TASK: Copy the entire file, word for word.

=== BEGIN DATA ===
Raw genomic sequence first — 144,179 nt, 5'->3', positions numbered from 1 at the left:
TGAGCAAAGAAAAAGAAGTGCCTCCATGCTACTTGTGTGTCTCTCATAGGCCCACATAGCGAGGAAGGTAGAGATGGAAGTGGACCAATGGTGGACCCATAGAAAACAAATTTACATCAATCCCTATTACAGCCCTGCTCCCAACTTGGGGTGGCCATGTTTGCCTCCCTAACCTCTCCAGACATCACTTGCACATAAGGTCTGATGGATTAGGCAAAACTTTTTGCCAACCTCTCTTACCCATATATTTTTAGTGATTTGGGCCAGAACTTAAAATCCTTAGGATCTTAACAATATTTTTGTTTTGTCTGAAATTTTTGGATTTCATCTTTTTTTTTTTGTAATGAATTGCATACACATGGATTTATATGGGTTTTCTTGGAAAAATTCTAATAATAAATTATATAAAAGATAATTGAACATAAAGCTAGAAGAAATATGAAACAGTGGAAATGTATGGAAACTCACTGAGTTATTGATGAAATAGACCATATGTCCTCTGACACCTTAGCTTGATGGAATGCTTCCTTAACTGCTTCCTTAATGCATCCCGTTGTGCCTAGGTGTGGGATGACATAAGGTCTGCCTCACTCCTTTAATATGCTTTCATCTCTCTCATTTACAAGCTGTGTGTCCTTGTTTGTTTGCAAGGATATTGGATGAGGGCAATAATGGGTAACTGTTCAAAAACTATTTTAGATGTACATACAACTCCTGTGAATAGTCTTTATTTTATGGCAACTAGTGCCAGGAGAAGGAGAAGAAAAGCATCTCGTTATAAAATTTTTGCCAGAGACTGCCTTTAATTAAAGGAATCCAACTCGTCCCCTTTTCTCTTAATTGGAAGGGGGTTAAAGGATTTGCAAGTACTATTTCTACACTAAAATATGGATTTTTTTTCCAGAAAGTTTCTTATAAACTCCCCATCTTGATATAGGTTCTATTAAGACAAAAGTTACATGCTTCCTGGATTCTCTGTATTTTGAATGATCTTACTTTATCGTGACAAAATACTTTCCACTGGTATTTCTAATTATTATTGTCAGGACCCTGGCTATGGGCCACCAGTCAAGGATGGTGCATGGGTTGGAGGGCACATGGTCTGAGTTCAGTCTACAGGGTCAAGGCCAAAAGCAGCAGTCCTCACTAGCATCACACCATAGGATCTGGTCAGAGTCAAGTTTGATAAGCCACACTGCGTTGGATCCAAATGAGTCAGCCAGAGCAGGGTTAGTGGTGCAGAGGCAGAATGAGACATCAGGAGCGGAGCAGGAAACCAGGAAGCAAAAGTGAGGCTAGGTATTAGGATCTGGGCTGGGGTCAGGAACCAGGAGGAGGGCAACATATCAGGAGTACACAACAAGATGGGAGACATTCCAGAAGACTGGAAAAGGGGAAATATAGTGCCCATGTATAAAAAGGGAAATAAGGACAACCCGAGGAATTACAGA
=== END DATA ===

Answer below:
Raw genomic sequence first — 144,179 nt, 5'->3', positions numbered from 1 at the left:
TGAGCAAAGAAAAAGAAGTGCCTCCATGCTACTTGTGTGTCTCTCATAGGCCCACATAGCGAGGAAGGTAGAGATGGAAGTGGACCAATGGTGGACCCATAGAAAACAAATTTACATCAATCCCTATTACAGCCCTGCTCCCAACTTGGGGTGGCCATGTTTGCCTCCCTAACCTCTCCAGACATCACTTGCACATAAGGTCTGATGGATTAGGCAAAACTTTTTGCCAACCTCTCTTACCCATATATTTTTAGTGATTTGGGCCAGAACTTAAAATCCTTAGGATCTTAACAATATTTTTGTTTTGTCTGAAATTTTTGGATTTCATCTTTTTTTTTTTGTAATGAATTGCATACACATGGATTTATATGGGTTTTCTTGGAAAAATTCTAATAATAAATTATATAAAAGATAATTGAACATAAAGCTAGAAGAAATATGAAACAGTGGAAATGTATGGAAACTCACTGAGTTATTGATGAAATAGACCATATGTCCTCTGACACCTTAGCTTGATGGAATGCTTCCTTAACTGCTTCCTTAATGCATCCCGTTGTGCCTAGGTGTGGGATGACATAAGGTCTGCCTCACTCCTTTAATATGCTTTCATCTCTCTCATTTACAAGCTGTGTGTCCTTGTTTGTTTGCAAGGATATTGGATGAGGGCAATAATGGGTAACTGTTCAAAAACTATTTTAGATGTACATACAACTCCTGTGAATAGTCTTTATTTTATGGCAACTAGTGCCAGGAGAAGGAGAAGAAAAGCATCTCGTTATAAAATTTTTGCCAGAGACTGCCTTTAATTAAAGGAATCCAACTCGTCCCCTTTTCTCTTAATTGGAAGGGGGTTAAAGGATTTGCAAGTACTATTTCTACACTAAAATATGGATTTTTTTTCCAGAAAGTTTCTTATAAACTCCCCATCTTGATATAGGTTCTATTAAGACAAAAGTTACATGCTTCCTGGATTCTCTGTATTTTGAATGATCTTACTTTATCGTGACAAAATACTTTCCACTGGTATTTCTAATTATTATTGTCAGGACCCTGGCTATGGGCCACCAGTCAAGGATGGTGCATGGGTTGGAGGGCACATGGTCTGAGTTCAGTCTACAGGGTCAAGGCCAAAAGCAGCAGTCCTCACTAGCATCACACCATAGGATCTGGTCAGAGTCAAGTTTGATAAGCCACACTGCGTTGGATCCAAATGAGTCAGCCAGAGCAGGGTTAGTGGTGCAGAGGCAGAATGAGACATCAGGAGCGGAGCAGGAAACCAGGAAGCAAAAGTGAGGCTAGGTATTAGGATCTGGGCTGGGGTCAGGAACCAGGAGGAGGGCAACATATCAGGAGTACACAACAAGATGGGAGACATTCCAGAAGACTGGAAAAGGGGAAATATAGTGCCCATGTATAAAAAGGGAAATAAGGACAACCCGAGGAATTACAGA